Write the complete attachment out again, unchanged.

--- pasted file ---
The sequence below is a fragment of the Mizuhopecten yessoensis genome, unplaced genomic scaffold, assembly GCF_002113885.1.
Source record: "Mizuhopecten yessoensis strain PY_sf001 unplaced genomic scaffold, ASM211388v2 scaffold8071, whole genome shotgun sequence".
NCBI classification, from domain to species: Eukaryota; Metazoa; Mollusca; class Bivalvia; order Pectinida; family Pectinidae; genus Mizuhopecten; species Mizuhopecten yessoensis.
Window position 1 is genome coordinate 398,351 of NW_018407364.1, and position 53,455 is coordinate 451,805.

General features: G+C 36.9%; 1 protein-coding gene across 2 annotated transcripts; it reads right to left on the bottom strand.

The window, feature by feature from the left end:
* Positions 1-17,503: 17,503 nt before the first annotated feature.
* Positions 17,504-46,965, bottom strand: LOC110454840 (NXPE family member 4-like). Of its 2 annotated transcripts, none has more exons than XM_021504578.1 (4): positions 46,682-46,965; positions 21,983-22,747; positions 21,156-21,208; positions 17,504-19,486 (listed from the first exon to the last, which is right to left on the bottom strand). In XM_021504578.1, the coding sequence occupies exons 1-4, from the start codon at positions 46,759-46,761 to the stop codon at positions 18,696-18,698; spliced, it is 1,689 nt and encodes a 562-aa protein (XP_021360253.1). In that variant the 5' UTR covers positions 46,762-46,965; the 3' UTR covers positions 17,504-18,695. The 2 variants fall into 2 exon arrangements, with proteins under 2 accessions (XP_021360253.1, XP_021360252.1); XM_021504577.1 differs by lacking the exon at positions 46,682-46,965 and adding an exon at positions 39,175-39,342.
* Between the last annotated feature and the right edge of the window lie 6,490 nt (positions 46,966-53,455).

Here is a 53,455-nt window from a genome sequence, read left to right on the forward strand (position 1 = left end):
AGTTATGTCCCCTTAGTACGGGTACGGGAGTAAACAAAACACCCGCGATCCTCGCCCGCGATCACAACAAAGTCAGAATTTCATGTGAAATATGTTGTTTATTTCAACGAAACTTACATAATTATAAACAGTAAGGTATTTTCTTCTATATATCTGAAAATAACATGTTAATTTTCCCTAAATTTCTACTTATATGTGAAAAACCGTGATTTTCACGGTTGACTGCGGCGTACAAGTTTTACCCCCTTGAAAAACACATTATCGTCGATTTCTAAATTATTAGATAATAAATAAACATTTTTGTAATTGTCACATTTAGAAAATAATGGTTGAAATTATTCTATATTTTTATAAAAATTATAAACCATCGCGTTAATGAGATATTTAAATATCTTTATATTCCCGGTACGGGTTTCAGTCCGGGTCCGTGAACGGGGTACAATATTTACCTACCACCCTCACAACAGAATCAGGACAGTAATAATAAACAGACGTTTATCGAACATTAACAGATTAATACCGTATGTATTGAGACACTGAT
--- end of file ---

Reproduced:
The sequence below is a fragment of the Mizuhopecten yessoensis genome, unplaced genomic scaffold, assembly GCF_002113885.1.
Source record: "Mizuhopecten yessoensis strain PY_sf001 unplaced genomic scaffold, ASM211388v2 scaffold8071, whole genome shotgun sequence".
NCBI classification, from domain to species: Eukaryota; Metazoa; Mollusca; class Bivalvia; order Pectinida; family Pectinidae; genus Mizuhopecten; species Mizuhopecten yessoensis.
Window position 1 is genome coordinate 398,351 of NW_018407364.1, and position 53,455 is coordinate 451,805.

General features: G+C 36.9%; 1 protein-coding gene across 2 annotated transcripts; it reads right to left on the bottom strand.

The window, feature by feature from the left end:
* Positions 1-17,503: 17,503 nt before the first annotated feature.
* Positions 17,504-46,965, bottom strand: LOC110454840 (NXPE family member 4-like). Of its 2 annotated transcripts, none has more exons than XM_021504578.1 (4): positions 46,682-46,965; positions 21,983-22,747; positions 21,156-21,208; positions 17,504-19,486 (listed from the first exon to the last, which is right to left on the bottom strand). In XM_021504578.1, the coding sequence occupies exons 1-4, from the start codon at positions 46,759-46,761 to the stop codon at positions 18,696-18,698; spliced, it is 1,689 nt and encodes a 562-aa protein (XP_021360253.1). In that variant the 5' UTR covers positions 46,762-46,965; the 3' UTR covers positions 17,504-18,695. The 2 variants fall into 2 exon arrangements, with proteins under 2 accessions (XP_021360253.1, XP_021360252.1); XM_021504577.1 differs by lacking the exon at positions 46,682-46,965 and adding an exon at positions 39,175-39,342.
* Between the last annotated feature and the right edge of the window lie 6,490 nt (positions 46,966-53,455).

Here is a 53,455-nt window from a genome sequence, read left to right on the forward strand (position 1 = left end):
AGTTATGTCCCCTTAGTACGGGTACGGGAGTAAACAAAACACCCGCGATCCTCGCCCGCGATCACAACAAAGTCAGAATTTCATGTGAAATATGTTGTTTATTTCAACGAAACTTACATAATTATAAACAGTAAGGTATTTTCTTCTATATATCTGAAAATAACATGTTAATTTTCCCTAAATTTCTACTTATATGTGAAAAACCGTGATTTTCACGGTTGACTGCGGCGTACAAGTTTTACCCCCTTGAAAAACACATTATCGTCGATTTCTAAATTATTAGATAATAAATAAACATTTTTGTAATTGTCACATTTAGAAAATAATGGTTGAAATTATTCTATATTTTTATAAAAATTATAAACCATCGCGTTAATGAGATATTTAAATATCTTTATATTCCCGGTACGGGTTTCAGTCCGGGTCCGTGAACGGGGTACAATATTTACCTACCACCCTCACAACAGAATCAGGACAGTAATAATAAACAGACGTTTATCGAACATTAACAGATTAATACCGTATGTATTGAGACACTGAT